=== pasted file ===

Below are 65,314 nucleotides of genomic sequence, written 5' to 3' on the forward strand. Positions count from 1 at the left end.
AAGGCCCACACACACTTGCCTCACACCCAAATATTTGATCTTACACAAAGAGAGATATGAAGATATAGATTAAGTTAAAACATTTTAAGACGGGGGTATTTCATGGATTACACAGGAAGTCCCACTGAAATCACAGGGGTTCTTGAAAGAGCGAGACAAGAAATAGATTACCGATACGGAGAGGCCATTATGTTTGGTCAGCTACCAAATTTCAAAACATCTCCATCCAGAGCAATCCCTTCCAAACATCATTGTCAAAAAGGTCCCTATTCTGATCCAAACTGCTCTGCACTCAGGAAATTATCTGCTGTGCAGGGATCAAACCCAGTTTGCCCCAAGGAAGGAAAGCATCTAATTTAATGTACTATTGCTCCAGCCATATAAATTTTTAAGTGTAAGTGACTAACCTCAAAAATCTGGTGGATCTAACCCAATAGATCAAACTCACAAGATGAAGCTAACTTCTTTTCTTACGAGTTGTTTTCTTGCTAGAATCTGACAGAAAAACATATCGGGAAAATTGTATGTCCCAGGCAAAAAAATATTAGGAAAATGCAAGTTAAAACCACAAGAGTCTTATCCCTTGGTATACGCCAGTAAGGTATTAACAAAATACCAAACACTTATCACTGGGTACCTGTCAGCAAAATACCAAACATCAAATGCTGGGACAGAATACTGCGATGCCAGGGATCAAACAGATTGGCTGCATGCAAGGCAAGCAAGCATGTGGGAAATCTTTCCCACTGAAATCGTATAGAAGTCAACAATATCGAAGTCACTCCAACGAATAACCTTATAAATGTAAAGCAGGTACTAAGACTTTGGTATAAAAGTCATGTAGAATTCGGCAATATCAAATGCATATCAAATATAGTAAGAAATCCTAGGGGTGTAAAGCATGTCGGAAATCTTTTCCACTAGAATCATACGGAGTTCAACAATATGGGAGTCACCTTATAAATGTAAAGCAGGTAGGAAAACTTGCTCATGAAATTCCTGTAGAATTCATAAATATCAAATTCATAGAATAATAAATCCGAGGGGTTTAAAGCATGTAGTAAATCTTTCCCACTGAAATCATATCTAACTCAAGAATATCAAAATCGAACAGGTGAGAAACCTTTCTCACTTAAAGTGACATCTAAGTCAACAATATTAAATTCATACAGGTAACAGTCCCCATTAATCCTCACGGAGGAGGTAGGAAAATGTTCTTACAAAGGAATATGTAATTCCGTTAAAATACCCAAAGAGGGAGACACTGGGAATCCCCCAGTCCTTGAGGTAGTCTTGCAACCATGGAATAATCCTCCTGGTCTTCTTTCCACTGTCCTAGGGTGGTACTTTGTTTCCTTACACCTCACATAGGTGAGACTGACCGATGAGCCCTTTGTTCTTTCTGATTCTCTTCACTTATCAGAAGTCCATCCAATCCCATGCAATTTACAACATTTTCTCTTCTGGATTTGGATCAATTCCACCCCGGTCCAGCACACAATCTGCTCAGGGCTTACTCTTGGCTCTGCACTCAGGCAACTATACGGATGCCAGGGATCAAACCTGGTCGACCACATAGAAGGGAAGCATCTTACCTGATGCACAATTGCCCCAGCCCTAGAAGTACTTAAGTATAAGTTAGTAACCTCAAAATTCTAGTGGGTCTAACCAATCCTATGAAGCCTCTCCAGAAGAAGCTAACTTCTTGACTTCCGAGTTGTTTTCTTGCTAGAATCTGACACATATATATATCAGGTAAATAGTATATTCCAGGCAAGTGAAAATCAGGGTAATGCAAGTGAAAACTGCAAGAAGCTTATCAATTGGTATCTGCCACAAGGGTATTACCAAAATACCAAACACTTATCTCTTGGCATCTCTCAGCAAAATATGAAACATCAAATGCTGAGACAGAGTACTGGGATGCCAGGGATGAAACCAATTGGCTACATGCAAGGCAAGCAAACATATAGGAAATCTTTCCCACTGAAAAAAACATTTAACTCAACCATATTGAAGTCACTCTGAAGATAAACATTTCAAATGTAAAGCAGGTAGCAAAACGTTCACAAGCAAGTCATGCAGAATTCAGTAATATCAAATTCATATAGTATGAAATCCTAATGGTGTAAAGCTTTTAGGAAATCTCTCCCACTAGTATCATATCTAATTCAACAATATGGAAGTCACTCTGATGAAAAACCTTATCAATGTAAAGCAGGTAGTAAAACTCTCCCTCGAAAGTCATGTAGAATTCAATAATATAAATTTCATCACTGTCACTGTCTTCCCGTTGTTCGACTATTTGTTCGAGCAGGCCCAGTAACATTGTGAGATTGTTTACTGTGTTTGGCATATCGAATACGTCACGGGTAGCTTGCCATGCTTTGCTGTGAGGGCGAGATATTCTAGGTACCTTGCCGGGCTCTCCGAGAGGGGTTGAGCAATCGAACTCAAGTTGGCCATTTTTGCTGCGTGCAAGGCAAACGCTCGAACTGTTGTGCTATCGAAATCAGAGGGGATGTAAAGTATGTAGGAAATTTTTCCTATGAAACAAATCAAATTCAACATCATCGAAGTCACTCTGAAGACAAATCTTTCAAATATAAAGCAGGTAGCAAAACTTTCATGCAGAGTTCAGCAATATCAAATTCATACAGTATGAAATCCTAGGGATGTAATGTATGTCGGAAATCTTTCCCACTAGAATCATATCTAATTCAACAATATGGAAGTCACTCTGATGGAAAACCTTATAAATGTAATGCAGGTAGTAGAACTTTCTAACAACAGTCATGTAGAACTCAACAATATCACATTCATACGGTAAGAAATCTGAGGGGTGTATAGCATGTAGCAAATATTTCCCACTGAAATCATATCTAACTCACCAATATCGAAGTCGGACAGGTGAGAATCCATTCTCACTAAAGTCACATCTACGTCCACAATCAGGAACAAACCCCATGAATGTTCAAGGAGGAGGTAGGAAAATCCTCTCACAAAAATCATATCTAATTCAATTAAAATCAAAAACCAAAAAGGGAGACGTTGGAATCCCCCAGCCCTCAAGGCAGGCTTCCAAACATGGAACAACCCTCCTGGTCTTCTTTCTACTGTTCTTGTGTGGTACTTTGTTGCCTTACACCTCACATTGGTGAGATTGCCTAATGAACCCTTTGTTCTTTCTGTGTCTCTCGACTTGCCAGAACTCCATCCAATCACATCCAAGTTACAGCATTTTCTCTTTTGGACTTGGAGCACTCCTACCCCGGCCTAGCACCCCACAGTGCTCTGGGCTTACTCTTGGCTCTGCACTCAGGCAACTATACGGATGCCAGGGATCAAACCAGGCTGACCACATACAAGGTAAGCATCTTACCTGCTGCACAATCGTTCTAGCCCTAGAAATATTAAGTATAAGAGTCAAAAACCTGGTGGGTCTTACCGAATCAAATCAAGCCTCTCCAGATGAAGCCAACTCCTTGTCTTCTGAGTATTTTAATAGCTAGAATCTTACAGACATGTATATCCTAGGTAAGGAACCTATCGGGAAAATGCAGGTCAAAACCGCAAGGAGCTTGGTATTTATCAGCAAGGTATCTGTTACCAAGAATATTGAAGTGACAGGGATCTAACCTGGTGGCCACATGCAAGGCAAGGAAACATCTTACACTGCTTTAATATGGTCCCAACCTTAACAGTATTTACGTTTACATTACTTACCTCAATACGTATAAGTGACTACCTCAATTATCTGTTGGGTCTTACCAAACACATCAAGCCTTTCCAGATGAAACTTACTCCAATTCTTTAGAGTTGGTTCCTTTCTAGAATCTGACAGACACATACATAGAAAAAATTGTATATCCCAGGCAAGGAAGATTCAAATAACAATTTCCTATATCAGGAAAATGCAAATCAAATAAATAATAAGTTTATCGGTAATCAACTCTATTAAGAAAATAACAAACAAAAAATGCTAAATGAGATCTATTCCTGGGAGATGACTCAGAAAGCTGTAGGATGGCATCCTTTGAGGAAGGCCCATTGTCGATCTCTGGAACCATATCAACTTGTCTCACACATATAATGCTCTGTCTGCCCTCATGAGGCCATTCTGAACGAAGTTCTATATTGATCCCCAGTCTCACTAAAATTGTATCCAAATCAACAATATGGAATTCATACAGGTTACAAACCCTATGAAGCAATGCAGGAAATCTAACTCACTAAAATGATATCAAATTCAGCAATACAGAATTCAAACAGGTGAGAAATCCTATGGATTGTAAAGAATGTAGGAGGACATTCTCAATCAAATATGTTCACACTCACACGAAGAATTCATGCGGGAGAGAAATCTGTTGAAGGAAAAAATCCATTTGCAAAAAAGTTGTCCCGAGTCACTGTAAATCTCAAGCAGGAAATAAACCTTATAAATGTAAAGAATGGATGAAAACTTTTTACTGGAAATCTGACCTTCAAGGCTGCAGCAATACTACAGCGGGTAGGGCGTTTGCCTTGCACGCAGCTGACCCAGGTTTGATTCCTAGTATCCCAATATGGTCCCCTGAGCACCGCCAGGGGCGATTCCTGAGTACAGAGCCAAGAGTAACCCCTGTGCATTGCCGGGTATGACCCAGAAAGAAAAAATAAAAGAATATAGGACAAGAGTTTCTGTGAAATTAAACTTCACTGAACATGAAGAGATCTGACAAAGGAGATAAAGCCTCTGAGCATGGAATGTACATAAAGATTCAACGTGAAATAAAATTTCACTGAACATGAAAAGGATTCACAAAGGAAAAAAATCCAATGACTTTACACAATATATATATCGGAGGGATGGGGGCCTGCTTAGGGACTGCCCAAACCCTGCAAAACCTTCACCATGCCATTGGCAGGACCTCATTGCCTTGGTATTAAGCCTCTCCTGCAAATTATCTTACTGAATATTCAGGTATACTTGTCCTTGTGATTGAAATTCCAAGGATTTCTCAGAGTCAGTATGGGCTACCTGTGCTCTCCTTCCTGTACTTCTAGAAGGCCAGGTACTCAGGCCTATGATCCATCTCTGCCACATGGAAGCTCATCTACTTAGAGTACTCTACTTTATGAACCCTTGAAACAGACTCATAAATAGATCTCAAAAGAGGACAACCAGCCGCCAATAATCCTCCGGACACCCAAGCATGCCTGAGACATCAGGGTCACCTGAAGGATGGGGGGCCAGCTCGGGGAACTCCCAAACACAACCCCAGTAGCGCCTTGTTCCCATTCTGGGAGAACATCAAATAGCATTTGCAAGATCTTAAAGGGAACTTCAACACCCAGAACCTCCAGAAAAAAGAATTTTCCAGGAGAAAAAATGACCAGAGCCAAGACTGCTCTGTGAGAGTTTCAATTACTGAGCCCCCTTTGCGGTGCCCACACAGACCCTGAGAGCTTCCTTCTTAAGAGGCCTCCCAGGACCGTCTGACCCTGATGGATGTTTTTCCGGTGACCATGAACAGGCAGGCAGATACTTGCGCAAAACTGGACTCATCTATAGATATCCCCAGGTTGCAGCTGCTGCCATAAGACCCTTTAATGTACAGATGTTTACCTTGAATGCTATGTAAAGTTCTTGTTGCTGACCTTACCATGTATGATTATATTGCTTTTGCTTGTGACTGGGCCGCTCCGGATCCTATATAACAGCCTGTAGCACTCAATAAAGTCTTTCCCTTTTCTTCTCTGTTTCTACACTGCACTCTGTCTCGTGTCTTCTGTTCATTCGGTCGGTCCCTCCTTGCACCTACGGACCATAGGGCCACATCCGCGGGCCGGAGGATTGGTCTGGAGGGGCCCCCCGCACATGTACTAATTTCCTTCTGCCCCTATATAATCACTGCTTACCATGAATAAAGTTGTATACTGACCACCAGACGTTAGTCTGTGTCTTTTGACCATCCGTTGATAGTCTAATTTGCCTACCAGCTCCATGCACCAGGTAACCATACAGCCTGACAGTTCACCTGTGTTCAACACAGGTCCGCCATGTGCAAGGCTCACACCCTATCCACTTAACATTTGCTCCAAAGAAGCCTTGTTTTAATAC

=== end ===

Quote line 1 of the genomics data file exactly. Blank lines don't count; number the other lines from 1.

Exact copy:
Below are 65,314 nucleotides of genomic sequence, written 5' to 3' on the forward strand. Positions count from 1 at the left end.